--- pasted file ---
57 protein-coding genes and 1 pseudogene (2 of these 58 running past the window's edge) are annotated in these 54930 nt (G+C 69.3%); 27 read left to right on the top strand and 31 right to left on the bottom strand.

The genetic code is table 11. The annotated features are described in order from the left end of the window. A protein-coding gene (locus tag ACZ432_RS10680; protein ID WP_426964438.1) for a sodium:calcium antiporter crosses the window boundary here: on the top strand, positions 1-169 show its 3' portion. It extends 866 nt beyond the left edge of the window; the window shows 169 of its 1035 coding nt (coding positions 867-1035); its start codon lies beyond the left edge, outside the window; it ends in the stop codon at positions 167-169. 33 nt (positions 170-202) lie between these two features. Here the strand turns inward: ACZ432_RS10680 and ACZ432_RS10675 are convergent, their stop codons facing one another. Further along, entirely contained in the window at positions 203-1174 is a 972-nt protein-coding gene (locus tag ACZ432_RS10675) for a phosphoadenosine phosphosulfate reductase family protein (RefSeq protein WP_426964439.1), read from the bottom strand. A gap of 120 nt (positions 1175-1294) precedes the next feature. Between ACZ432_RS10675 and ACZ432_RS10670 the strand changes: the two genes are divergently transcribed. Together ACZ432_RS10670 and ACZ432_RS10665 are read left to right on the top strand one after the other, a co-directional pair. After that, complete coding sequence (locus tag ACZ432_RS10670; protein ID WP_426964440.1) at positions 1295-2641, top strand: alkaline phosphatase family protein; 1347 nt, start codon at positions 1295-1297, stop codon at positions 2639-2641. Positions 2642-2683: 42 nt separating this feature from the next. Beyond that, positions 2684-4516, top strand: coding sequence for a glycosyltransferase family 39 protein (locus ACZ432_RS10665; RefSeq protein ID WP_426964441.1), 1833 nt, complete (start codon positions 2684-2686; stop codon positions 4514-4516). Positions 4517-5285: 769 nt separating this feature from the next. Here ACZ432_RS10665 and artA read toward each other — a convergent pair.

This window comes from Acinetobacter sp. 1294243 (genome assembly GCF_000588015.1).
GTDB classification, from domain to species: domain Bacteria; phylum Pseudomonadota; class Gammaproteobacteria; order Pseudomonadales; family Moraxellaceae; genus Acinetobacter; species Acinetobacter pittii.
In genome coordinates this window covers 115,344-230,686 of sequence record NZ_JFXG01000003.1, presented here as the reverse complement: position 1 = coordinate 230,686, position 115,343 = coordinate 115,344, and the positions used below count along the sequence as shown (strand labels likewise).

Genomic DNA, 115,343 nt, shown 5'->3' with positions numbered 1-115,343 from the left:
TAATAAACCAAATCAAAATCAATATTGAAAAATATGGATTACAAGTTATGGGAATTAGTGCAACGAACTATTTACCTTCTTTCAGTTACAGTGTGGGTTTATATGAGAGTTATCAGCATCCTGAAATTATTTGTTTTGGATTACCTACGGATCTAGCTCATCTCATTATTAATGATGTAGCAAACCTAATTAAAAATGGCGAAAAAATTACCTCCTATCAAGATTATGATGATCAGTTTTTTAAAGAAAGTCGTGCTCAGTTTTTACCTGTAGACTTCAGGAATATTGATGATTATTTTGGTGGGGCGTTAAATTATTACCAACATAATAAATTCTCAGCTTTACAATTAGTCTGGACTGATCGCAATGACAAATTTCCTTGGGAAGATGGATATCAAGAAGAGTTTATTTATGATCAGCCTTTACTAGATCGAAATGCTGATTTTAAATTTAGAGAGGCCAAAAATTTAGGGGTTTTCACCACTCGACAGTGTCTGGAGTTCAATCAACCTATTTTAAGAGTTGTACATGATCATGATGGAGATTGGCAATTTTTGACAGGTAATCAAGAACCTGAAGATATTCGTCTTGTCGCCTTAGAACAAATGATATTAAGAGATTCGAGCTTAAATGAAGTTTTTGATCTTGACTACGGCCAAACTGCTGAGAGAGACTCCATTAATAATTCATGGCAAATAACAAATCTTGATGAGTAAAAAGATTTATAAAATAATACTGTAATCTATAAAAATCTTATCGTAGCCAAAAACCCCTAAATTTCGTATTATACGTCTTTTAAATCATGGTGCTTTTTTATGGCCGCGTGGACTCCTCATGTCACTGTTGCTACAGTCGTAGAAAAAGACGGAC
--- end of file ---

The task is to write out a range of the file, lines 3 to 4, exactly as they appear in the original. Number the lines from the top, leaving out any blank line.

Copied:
This window comes from Acinetobacter sp. 1294243 (genome assembly GCF_000588015.1).
GTDB classification, from domain to species: domain Bacteria; phylum Pseudomonadota; class Gammaproteobacteria; order Pseudomonadales; family Moraxellaceae; genus Acinetobacter; species Acinetobacter pittii.